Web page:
Renting Vs Buying a Home. Are you Throwing Your Money Away Renting?

It is the question many people find themselves in. Should they buy a house or rent? Both have pros and cons, but many believe that buying over the long term is the better option. While that is true, it is also not the 100% give in that it is made out to be and when you factor in other costs of maintenance/ownership, plus the extra time it will take you to do those things, the gap between the two starts to shrink. Lets look at the pros and cons of buying a house.

Buying a House Pros- 

Actually own something- The house is yours and no one can take it from you if you keep your payments up.

Value most likely will go up- While it can go down, generally speaking if you stay there for at least 5 years you will break even or make at least a little profit.

Can make changes at house and make it truly yours- Don’t like that wall? Smash it! Want more space? Build an addition! Want to replace carpet with wood floors? Do it!

Want to remodel your kitchen? Go ahead in YOUR house. If you rent, you better enjoy it and make the best of what you have!
Photo by Jason Briscoe on Unsplash

Stability- Most likely if you purchase a home, you are planning to stay there at least for a few years. Unless you are flipping the house or are okay with losing money, if you buy a house you know you will be there for a minimum of 3 years and probably more.

Solid Long Term Investment- When buying a house if done right, if you stay there long enough and maintain the house, over time you will make money on it.

Buying a House Cons-

Lots of information/things to be aware of- There is plenty of paperwork and things you need to know, learn, and do research on. Why? Because EVERYTHING is on you. While some townhouses and developments might have exceptions, generally speaking everything is all on you. All of this takes time to maintain and manage along with added expenses.

Little to no flexibility- Stability was a plus in the pros section, but it can also be a con of buying a house because now you do not have the same flexibility you had when renting. You are saying when buying a home this is my residence for years to come. If you are uncertain about work, the area, or anything like that, buying a house limits many of your options.

More risk than renting- While monthly payments may be similar, there are more expenses with a house that are not there with renting so unless you have the extra cash flow or savings to handle it, buying a home is not cheaper.

This might be how you feel about buying a house. The question to ask yourself is how much risk can you handle? How solid is your bridge/foundation?
Photo by Valentín Betancur on Unsplash

Now obviously there are some situations where these pros and cons may not be 100% true to each situation. Maybe you are moving from a high rent area and the state you are moving to the cost of living is much lower. Buying could be the better option for you. The main message we are trying to convey is don’t just go with the average logic and mindset that buying a house is cheaper than renting. You really need to do your research and plan to spend/save more than just what the monthly mortgage is. Let’s look at some renting pros and cons since it gets such a bad reputation.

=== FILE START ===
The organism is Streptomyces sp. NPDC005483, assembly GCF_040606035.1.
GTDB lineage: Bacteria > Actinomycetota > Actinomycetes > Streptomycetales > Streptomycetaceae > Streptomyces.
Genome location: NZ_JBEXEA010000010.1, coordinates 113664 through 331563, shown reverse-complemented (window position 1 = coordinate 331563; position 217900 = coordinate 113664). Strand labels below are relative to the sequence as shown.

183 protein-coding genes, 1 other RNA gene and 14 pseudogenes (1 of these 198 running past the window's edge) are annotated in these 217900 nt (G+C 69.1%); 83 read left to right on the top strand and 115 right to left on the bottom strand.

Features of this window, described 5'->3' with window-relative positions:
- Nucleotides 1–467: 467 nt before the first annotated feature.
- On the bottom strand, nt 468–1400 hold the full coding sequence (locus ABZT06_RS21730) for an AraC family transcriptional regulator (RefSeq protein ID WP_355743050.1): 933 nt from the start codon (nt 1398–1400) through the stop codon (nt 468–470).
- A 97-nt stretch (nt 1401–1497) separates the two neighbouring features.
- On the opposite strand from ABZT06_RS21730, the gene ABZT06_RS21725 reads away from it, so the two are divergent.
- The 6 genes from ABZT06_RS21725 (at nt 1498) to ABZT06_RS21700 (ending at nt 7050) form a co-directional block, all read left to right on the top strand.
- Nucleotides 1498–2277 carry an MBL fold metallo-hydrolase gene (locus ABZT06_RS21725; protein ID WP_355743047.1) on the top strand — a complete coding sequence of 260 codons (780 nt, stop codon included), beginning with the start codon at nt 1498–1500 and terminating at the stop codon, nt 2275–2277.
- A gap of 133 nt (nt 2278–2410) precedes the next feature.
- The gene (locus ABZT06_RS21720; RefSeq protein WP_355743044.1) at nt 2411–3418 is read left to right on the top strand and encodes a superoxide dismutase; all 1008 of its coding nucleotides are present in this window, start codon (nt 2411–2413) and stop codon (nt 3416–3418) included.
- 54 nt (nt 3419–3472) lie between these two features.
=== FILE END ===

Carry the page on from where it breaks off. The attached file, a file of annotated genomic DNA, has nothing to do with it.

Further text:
Renting Pros-

Flexibility to move if needed- This is HUGE if your job is not stable, you do not have a large savings, or your debt is high especially if your savings is low. If something breaks, you do not pay for it. With renting you mostly just have to worry about paying your monthly rent. If something breaks, most likely your landlord will cover this.

Most things are taken care of- For example, lawn care and general maintenance so that means more time for you to do other things and less money you are spending. That is another under talked about aspect of home ownership. Unless you have the money to take care of things that break or lawn care, most likely those responsibilities will fall on to you. If you are already strapped for time, buying a home does not free up your time. If anything it will be the same or take more of your time. Even just the whole buying process takes a lot of time. This isn’t necessarily a bad thing, just something you need to be aware of to make sure you can invest the time in doing the research/planning/looking of buying, then maintaining when you own it. 

Less risk, less stress- Because of the flexibility to move and have money for repairs or appliances if things break, no matter which way you slice it, renting is much less risky. While some might look at this as people being nervous to make a big decision, it actually can show good sound planning and financial responsibility. If you are paying down debt or building your savings, or are making sure you job is stable before you make such a large purchase. We think that is a very smart decision! 

More people need to feel this way about renting. It is not as good of a long term plan (think 10+ years), but it is a great short term or transition plan.
Photo by Valentín Betancur on Unsplash

Renting Cons-

Hope to have a good landlord- If you don’t you could be in for rough time. This one is pretty self explanatory and something you do not have to worry about when owning a house.